California will become the first state in the country to require solar panels to be installed on all new home construction. The solar mandate in California is set to take effect in 2020. There are exemptions for homes that are built in areas where the installation of solar panels is ineffective because of limited sun exposure. There are also incentives for homeowners to install high capacity battery systems to store some of the solar produced electricity. The battery systems will prevent an excess of electricity from being sent into the power grid.
California has historically been a leader in environmental changes, and the solar mandate is just one more example of Californias commitment to the environment. The state has set the goal of becoming dependent on 100% renewable energy sources by the year 2045. As a result, reducing greenhouse gas emissions for electricity use considerably.
The solar panel mandate was initially endorsed as part of the state’s Green Building Standards Code by the California Energy Commission in May of 2018.
The solar mandate applies to all single-family homes and multi-family homes that are three stories or less. The requirement of solar in new home construction is expected to cost an addition $10,000 to the cost of new home construction. This additional cost will increase new construction home costs while homeowners should expect to save approximately $19,000 over 30 years as a result of the solar panels. The mandate will not affect many home prices because most new home builders have been including solar panel systems on new homes for several years.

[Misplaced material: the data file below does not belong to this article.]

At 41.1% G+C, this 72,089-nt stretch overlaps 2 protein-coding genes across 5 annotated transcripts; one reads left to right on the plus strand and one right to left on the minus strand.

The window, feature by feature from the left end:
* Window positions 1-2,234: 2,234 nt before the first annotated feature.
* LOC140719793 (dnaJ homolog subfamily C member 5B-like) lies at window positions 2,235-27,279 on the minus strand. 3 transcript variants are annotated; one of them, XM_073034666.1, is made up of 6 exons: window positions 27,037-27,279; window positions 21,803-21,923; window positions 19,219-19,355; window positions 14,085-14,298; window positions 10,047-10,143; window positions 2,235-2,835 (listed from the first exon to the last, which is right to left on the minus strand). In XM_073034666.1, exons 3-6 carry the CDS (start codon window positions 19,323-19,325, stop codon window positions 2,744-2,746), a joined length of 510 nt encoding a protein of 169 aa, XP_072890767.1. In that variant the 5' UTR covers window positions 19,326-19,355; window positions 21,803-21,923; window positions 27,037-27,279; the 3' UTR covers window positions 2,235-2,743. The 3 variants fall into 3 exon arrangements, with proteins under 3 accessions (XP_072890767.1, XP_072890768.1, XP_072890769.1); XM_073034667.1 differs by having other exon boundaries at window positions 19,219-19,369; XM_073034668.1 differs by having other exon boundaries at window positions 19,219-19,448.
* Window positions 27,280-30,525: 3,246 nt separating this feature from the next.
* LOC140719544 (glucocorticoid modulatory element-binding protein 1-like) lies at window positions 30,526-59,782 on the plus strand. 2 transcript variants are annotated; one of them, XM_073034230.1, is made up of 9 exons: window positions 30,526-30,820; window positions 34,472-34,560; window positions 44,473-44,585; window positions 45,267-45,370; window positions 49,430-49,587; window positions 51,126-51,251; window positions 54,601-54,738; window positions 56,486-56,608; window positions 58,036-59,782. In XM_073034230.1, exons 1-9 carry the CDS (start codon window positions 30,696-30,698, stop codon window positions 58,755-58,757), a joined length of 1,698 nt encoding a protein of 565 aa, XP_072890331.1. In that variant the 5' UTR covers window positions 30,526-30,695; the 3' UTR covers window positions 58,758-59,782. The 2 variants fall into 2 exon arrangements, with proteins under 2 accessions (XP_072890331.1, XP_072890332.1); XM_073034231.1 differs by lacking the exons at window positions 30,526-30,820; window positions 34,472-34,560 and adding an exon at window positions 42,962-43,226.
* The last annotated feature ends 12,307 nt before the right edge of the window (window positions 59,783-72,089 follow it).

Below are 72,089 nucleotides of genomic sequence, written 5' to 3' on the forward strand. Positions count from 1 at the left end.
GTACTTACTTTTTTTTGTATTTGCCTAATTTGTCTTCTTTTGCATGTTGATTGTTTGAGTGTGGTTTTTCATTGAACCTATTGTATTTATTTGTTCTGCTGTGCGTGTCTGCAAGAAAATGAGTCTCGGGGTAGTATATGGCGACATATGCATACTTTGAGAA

New homebuyers in California will have three option for paying for the costs of the solar panels. The options include -pay them outright, leasing them, or entering a power purchase agreement with developers. A fourth option exists for some for communities, that would be to “pool resources.” Pooling resources would require a solar field instead of installing solar on every home individually. Some Home Owners Associations are actually managing the community solar commitments.
Many economists worry that the solar power mandate will result in an immediate impact on new home buyers as well as real estate developers. Industry groups largely support the new rule.
With California’s goal of achieving a carbon-neutral energy status within the next 30 years, the California Energy Commission stated that we are 32 percent of the wat to achieving that goal.
All new homes will be advertising solar as a unique feature of their construction. Homebuyers should be aware that this a mandate and that all builders of new homes will be offering solar.
Homebuyers and their agents should inquire what type of solar package offered and how the solar is going to be paid off. Buying the solar package is typically the best option, but it will increase the purchase price of the home. When the home is sold with a lease, care will need to be taken as it could result in hidden charges to the new homeowner. An experienced real estate agent will be able to help you navigate the lease agreements and advise you of any fees that it may incur.